According to new research, open-minded people don’t just see the world differently in an ideological sense, but in a new study entitled, ‘Seeing it both ways: Openness to experience and binocular rivalry suppression‘, psychologists have found that being high in openness can actually change visual perception.
What Is Openness?
Openness to experience is considered one of the ‘Big Five’ dimensions of personality which umbrella all other descriptive aspects of personality. It is characterized by a proclivity towards creativity and an interest in aesthetics and ideological thinking. Artists, musicians, and writers would all be considered high in trait Openness. The big five also includes Conscientiousness, Neuroticism, Agreeableness, and Extroversion. A common way of remembering them is to spell out OCEAN, or CANOE. If you want to learn more about the big five, a good place to start would be to watch this lecture by Jordan Peterson on the subject.
Openness reflects the tendency to actively explore information and engages with complex possibilities. People high in openness may also be more likely to experience creative solutions to the incompatible rivalry stimuli. ~Anna Antinori, Melbourne School of Psychological Science, University of Melbourne, Parkville, Victoria, Australia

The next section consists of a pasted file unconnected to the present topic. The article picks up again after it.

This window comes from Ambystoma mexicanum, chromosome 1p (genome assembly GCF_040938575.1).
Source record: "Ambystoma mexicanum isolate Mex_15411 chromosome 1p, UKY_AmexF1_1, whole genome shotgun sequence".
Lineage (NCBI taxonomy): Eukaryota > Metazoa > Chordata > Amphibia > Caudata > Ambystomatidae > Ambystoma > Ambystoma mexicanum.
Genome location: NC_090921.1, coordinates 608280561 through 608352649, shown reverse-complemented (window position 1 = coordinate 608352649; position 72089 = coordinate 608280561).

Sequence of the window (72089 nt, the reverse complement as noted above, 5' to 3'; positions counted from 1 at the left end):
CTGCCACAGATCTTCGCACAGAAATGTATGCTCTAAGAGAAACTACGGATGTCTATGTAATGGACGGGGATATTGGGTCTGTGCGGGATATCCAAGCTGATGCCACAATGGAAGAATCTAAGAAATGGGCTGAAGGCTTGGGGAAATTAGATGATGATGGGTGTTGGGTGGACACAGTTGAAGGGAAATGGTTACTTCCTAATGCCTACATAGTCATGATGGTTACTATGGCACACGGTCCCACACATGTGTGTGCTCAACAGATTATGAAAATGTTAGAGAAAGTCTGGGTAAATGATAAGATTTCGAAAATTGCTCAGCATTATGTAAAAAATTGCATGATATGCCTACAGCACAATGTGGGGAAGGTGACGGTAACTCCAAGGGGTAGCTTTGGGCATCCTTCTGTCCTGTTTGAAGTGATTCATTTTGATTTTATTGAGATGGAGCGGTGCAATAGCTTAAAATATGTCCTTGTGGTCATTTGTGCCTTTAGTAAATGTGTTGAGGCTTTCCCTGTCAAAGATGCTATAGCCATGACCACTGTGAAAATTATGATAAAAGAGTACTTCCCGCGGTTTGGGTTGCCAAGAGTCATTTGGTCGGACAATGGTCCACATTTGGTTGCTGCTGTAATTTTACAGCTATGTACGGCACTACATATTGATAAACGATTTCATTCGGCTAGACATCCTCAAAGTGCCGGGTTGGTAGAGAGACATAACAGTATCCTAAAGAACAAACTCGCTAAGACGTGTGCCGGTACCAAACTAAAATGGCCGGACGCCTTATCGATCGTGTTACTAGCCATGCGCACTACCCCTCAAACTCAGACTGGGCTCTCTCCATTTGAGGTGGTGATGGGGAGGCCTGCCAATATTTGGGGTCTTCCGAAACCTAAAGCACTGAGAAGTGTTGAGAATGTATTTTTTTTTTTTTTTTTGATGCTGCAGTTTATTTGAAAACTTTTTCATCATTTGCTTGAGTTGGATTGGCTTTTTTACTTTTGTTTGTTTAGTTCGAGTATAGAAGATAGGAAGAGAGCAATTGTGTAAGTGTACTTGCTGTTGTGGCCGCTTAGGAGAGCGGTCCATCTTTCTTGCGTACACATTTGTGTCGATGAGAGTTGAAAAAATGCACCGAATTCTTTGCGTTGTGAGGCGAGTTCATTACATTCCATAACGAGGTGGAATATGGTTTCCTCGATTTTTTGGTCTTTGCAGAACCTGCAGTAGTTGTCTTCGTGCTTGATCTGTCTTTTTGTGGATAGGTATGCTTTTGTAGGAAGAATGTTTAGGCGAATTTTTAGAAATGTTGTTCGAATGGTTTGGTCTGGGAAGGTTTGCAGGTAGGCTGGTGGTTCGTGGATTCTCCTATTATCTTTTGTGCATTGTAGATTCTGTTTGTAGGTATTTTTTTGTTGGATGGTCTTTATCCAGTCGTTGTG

How Openness Changes Perception
After the team of psychologists gave the participants of the study a personality test, they gave them another test called “binocular rivalry.” This test showed each participant one image in each eye; one being a red patch and the other a green patch. While most people react by reducing focus to only one of the two images, people who were high in trait Openness showed the tendency to view both images as one red-green image, which may suggest a higher level of communication between the right and left hemispheres of the brain.
Overall, the results showed that openness is linked to differences in low-level visual perceptual experience. [Source]
Openness Decreases “Inattentional Blindness”
Another very interesting study from 2015 shows that personality traits can affect a person’s ability to perceive unexpected objects while attention is focused on something else, called “inattentional blindness.”
We tested the contribution of a variety of personality traits, yet found only openness to be linked to noticing an unexpected object…susceptibility to inattentional blindness was associated with a low-level of openness to experience and marginally with a low-level of achievement motivation…This suggests that the general tendency to be open to experience extends to the domain of perception.
These new findings show us that our personality has a large effect on our perception of the world around us and with further studies we may begin to unlock the secrets of what makes each person tru…
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